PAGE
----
Generally, you can claim an itemized deduction on your federal income tax return for mortgage interest on your main home or second home. Your main home is where you live most of the time. Your mortgage interest on your main home would generally be fully deductible.
If you have a second home that you do not hold out for rent at any time during the year, you are not required to have lived in the home in order to deduct the mortgage interest. But if you have a second home that you rent out part of the year, you must also live in it for part of the year in order to deduct the mortgage interest. According to the IRS, you must live in the home more than 14 days or more than 10% of the number of days the home was rented, whichever is longer. Otherwise, the second home would be considered a rental property.
The IRS points out that if you live in a home and rent it out for less than 15 days during the year, you do not have to report the rental income on your tax return and you could not deduct any rental expenses. You could claim the full home mortgage interest deduction as an itemized deduction on Schedule A.
If you rent out part of your home, you may still be able to claim the full home mortgage interest deduction. If the rented part of your home is used primarily for residential living, is not a separate, self-contained unit, and you do not rent to more than two tenants at any time during the year, your home would qualify and you could claim the full home mortgage interest deduction. But if you have a separate apartment in your home, that apartment would generally be considered a rental property.
When you rent out your home you would have to report the rental income on your tax return. You could deduct the mortgage interest as a rent expense. This includes the period when the property is vacant, if you held the property out for rent. Normally you would report your rental income and expenses on Schedule E.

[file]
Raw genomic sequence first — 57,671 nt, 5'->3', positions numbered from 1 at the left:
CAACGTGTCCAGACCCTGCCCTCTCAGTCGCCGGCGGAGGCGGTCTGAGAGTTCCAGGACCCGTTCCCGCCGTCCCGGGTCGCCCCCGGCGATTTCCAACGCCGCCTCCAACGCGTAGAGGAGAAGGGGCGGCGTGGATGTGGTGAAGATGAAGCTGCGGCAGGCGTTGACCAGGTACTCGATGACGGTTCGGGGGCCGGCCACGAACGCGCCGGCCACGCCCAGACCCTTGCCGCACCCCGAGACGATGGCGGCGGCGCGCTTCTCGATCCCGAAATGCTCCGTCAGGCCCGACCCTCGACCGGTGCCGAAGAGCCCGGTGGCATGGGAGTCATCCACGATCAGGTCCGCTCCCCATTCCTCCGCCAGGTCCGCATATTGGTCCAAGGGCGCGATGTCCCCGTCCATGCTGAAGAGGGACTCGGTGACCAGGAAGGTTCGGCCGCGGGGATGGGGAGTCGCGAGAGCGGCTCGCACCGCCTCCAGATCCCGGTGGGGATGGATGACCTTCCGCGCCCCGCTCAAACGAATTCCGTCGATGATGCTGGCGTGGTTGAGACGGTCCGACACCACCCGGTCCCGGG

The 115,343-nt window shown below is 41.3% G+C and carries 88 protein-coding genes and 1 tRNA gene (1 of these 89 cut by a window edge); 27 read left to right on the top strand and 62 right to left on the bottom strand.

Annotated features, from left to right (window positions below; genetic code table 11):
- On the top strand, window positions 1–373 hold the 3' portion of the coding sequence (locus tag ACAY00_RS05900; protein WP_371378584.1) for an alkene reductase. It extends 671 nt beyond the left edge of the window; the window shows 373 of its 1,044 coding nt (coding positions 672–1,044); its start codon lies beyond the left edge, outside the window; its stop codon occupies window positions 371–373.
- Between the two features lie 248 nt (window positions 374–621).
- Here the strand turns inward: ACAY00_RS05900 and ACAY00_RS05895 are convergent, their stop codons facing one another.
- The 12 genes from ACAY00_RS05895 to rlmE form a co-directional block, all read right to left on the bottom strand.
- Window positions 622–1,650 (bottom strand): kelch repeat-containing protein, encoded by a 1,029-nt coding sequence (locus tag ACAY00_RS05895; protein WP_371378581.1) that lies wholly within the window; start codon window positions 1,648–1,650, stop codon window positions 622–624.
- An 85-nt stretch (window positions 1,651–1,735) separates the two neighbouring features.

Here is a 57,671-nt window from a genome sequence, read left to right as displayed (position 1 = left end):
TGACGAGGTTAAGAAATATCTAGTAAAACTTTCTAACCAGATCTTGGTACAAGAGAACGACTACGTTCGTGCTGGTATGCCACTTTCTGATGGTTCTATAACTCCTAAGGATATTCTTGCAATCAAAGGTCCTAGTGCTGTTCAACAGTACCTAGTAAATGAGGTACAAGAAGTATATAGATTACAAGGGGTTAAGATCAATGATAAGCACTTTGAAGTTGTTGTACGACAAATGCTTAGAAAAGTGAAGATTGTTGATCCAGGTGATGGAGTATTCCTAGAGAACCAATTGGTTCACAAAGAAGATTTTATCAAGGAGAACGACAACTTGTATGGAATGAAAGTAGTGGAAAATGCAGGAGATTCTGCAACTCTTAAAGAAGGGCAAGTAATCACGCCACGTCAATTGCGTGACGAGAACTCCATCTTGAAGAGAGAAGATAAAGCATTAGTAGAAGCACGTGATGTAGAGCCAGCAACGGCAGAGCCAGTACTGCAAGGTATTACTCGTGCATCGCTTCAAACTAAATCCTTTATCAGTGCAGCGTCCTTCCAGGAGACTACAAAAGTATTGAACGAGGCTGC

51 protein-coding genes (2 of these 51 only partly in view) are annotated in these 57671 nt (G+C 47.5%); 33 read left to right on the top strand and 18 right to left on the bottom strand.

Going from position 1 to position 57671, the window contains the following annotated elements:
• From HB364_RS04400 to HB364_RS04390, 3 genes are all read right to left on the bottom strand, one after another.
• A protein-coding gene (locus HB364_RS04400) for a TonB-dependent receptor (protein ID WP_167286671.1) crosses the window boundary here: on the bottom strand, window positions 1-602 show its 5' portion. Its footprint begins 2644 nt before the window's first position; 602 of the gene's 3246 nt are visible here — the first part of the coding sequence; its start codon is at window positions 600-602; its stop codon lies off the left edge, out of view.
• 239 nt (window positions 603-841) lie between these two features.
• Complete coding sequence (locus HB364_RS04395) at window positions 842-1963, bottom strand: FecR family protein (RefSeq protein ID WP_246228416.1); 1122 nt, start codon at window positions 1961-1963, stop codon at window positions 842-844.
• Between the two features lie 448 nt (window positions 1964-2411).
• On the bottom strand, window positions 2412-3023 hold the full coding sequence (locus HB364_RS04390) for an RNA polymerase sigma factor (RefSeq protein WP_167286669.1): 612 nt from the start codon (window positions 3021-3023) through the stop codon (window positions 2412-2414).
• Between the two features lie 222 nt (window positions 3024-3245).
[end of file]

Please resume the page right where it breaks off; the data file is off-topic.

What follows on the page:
As indicated by the IRS, when you use your home for personal purposes for part of the year; that is, you live in your home, and then you move out and rent the home, you would have to divide up your expenses between the part of the year you lived in the home and the part of the year you rented out the home or held it out for rent.
You would report the portion of the home mortgage interest for the portion of the year you lived in your home, along with qualified mortgage insurance premiums and real estate taxes, as an itemized deduction on Schedule A. The mortgage interest for the portion of the year you rented out your home, plus other rental expenses including depreciation, would be reported on Schedule E.
Publication 527, Residential Rental Property, IRS
Publication 936, Home Mortgage Interest Deduction, IRS
Schedule A, Itemized Deductions
Schedule E, Supplemental Income and Loss